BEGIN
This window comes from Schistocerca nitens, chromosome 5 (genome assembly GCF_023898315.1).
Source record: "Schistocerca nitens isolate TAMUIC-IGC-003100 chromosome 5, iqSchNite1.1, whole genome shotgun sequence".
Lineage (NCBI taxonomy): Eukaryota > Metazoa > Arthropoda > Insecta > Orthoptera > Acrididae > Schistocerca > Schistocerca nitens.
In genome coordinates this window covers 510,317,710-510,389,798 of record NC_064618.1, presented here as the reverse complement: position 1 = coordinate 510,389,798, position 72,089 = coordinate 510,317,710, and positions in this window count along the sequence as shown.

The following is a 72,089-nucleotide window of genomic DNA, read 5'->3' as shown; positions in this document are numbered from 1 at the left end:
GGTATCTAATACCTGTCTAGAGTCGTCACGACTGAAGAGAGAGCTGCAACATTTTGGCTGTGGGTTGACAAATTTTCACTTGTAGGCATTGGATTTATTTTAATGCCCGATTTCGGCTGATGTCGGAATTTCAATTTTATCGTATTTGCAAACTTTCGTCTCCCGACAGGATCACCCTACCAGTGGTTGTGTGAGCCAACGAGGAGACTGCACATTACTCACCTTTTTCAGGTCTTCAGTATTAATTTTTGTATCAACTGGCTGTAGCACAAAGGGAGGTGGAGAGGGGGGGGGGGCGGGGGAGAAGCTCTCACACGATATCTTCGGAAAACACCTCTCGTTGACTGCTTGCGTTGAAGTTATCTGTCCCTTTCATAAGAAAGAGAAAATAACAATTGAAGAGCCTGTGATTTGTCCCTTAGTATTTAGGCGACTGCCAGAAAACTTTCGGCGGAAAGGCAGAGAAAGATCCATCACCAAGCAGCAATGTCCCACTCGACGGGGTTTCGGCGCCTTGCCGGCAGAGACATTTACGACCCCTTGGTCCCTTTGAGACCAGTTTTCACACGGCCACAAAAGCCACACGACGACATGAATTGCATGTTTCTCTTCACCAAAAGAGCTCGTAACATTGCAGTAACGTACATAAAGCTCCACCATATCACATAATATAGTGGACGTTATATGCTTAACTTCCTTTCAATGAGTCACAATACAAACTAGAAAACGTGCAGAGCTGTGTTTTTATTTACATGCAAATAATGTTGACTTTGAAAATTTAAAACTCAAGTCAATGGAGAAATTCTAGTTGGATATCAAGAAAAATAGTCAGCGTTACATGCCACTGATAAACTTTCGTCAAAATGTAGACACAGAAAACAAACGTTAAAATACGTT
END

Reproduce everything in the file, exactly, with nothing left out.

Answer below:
This window comes from Schistocerca nitens, chromosome 5 (genome assembly GCF_023898315.1).
Source record: "Schistocerca nitens isolate TAMUIC-IGC-003100 chromosome 5, iqSchNite1.1, whole genome shotgun sequence".
Lineage (NCBI taxonomy): Eukaryota > Metazoa > Arthropoda > Insecta > Orthoptera > Acrididae > Schistocerca > Schistocerca nitens.
In genome coordinates this window covers 510,317,710-510,389,798 of record NC_064618.1, presented here as the reverse complement: position 1 = coordinate 510,389,798, position 72,089 = coordinate 510,317,710, and positions in this window count along the sequence as shown.

The following is a 72,089-nucleotide window of genomic DNA, read 5'->3' as shown; positions in this document are numbered from 1 at the left end:
GGTATCTAATACCTGTCTAGAGTCGTCACGACTGAAGAGAGAGCTGCAACATTTTGGCTGTGGGTTGACAAATTTTCACTTGTAGGCATTGGATTTATTTTAATGCCCGATTTCGGCTGATGTCGGAATTTCAATTTTATCGTATTTGCAAACTTTCGTCTCCCGACAGGATCACCCTACCAGTGGTTGTGTGAGCCAACGAGGAGACTGCACATTACTCACCTTTTTCAGGTCTTCAGTATTAATTTTTGTATCAACTGGCTGTAGCACAAAGGGAGGTGGAGAGGGGGGGGGGGCGGGGGAGAAGCTCTCACACGATATCTTCGGAAAACACCTCTCGTTGACTGCTTGCGTTGAAGTTATCTGTCCCTTTCATAAGAAAGAGAAAATAACAATTGAAGAGCCTGTGATTTGTCCCTTAGTATTTAGGCGACTGCCAGAAAACTTTCGGCGGAAAGGCAGAGAAAGATCCATCACCAAGCAGCAATGTCCCACTCGACGGGGTTTCGGCGCCTTGCCGGCAGAGACATTTACGACCCCTTGGTCCCTTTGAGACCAGTTTTCACACGGCCACAAAAGCCACACGACGACATGAATTGCATGTTTCTCTTCACCAAAAGAGCTCGTAACATTGCAGTAACGTACATAAAGCTCCACCATATCACATAATATAGTGGACGTTATATGCTTAACTTCCTTTCAATGAGTCACAATACAAACTAGAAAACGTGCAGAGCTGTGTTTTTATTTACATGCAAATAATGTTGACTTTGAAAATTTAAAACTCAAGTCAATGGAGAAATTCTAGTTGGATATCAAGAAAAATAGTCAGCGTTACATGCCACTGATAAACTTTCGTCAAAATGTAGACACAGAAAACAAACGTTAAAATACGTT